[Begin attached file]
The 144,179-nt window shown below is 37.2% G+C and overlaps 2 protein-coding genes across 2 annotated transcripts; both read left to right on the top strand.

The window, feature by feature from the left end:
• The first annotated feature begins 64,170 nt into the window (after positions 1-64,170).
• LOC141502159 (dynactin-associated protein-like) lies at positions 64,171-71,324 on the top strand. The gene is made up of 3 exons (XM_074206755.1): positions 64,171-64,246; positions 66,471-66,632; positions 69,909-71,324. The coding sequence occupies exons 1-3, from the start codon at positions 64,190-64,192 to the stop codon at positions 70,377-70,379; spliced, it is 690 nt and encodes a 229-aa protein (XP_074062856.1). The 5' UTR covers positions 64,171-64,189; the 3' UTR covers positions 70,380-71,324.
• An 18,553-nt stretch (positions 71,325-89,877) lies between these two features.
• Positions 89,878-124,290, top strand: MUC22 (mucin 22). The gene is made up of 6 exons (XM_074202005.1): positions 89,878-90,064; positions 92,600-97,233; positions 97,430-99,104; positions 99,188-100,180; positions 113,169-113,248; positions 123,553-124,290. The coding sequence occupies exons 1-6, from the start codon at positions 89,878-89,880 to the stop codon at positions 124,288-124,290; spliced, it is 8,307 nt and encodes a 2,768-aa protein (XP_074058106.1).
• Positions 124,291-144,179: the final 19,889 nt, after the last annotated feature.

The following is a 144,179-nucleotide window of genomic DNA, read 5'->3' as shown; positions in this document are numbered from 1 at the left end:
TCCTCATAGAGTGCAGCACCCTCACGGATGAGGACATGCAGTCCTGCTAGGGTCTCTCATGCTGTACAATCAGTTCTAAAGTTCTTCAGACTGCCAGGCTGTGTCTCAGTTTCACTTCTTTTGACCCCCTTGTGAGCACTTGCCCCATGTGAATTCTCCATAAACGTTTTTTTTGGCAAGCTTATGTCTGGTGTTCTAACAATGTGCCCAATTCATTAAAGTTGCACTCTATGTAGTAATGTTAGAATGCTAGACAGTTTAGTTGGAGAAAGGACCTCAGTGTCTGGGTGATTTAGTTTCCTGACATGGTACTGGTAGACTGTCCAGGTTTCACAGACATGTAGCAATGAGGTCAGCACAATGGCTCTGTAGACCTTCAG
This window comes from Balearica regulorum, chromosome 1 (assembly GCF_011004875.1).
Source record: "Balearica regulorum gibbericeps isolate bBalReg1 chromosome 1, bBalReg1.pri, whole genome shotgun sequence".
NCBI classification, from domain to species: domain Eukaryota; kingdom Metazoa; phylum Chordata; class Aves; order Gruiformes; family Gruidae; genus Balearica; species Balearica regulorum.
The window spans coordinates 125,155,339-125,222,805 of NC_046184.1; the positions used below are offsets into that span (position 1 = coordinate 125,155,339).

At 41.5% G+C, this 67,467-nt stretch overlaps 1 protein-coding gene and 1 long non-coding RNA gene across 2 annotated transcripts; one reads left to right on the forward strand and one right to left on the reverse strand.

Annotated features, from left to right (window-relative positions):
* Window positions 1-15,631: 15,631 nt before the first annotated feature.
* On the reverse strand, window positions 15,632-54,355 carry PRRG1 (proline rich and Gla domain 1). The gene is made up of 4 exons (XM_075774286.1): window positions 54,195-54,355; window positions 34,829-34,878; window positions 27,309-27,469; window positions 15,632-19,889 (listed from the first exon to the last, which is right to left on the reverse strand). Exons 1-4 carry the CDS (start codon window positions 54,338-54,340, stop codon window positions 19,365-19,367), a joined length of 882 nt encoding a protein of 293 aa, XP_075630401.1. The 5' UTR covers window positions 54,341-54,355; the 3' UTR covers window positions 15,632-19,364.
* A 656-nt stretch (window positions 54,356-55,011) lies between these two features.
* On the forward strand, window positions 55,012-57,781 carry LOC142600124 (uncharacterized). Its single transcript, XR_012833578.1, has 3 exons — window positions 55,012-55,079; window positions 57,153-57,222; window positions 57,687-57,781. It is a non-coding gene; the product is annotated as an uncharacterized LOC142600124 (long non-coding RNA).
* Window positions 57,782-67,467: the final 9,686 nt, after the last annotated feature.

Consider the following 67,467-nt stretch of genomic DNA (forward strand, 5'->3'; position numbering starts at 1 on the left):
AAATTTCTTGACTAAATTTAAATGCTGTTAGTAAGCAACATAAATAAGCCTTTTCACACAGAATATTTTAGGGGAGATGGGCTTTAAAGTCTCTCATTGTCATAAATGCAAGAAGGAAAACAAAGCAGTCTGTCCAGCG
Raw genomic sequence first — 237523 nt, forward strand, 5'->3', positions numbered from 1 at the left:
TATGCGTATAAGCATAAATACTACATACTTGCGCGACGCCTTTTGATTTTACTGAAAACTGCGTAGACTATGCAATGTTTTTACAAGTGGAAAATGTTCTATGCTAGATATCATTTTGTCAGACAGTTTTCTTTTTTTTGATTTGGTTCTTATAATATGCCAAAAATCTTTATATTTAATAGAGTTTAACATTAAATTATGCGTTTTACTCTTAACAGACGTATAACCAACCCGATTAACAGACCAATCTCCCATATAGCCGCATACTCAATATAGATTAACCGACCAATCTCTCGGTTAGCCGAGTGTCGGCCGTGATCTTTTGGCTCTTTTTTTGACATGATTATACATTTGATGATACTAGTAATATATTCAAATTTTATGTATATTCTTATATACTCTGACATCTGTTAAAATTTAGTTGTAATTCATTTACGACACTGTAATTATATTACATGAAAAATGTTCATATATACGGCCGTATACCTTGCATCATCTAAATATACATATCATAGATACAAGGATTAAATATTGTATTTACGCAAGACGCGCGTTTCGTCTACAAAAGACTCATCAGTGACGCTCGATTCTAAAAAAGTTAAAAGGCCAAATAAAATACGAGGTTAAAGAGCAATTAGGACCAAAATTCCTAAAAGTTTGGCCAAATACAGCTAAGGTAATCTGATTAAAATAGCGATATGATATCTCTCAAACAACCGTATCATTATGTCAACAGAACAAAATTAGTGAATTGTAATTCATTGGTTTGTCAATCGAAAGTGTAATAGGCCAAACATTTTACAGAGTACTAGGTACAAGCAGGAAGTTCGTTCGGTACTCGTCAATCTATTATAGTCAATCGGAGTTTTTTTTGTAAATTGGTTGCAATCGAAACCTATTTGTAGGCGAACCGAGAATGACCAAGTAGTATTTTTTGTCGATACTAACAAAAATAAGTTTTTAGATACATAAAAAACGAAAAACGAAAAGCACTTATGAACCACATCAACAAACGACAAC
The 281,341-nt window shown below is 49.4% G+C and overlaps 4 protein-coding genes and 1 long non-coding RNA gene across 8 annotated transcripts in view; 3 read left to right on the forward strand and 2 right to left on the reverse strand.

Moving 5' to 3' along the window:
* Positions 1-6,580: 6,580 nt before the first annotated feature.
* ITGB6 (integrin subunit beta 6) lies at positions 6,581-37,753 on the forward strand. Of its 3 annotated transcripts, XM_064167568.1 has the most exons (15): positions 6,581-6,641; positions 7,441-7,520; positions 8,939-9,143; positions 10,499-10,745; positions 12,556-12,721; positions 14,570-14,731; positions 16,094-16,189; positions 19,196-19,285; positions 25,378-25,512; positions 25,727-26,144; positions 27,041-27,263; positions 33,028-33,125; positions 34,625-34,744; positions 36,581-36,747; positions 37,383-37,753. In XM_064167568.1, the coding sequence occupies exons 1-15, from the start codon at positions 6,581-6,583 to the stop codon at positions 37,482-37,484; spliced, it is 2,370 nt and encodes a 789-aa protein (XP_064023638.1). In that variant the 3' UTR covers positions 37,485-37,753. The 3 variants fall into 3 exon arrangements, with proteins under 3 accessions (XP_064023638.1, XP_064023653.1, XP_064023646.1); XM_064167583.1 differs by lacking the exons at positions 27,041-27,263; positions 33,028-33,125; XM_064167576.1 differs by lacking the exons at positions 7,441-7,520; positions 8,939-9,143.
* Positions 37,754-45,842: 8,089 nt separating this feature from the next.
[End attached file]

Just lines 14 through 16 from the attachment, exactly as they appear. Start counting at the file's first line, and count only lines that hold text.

At 41.5% G+C, this 67,467-nt stretch overlaps 1 protein-coding gene and 1 long non-coding RNA gene across 2 annotated transcripts; one reads left to right on the forward strand and one right to left on the reverse strand.

Annotated features, from left to right (window-relative positions):
* Window positions 1-15,631: 15,631 nt before the first annotated feature.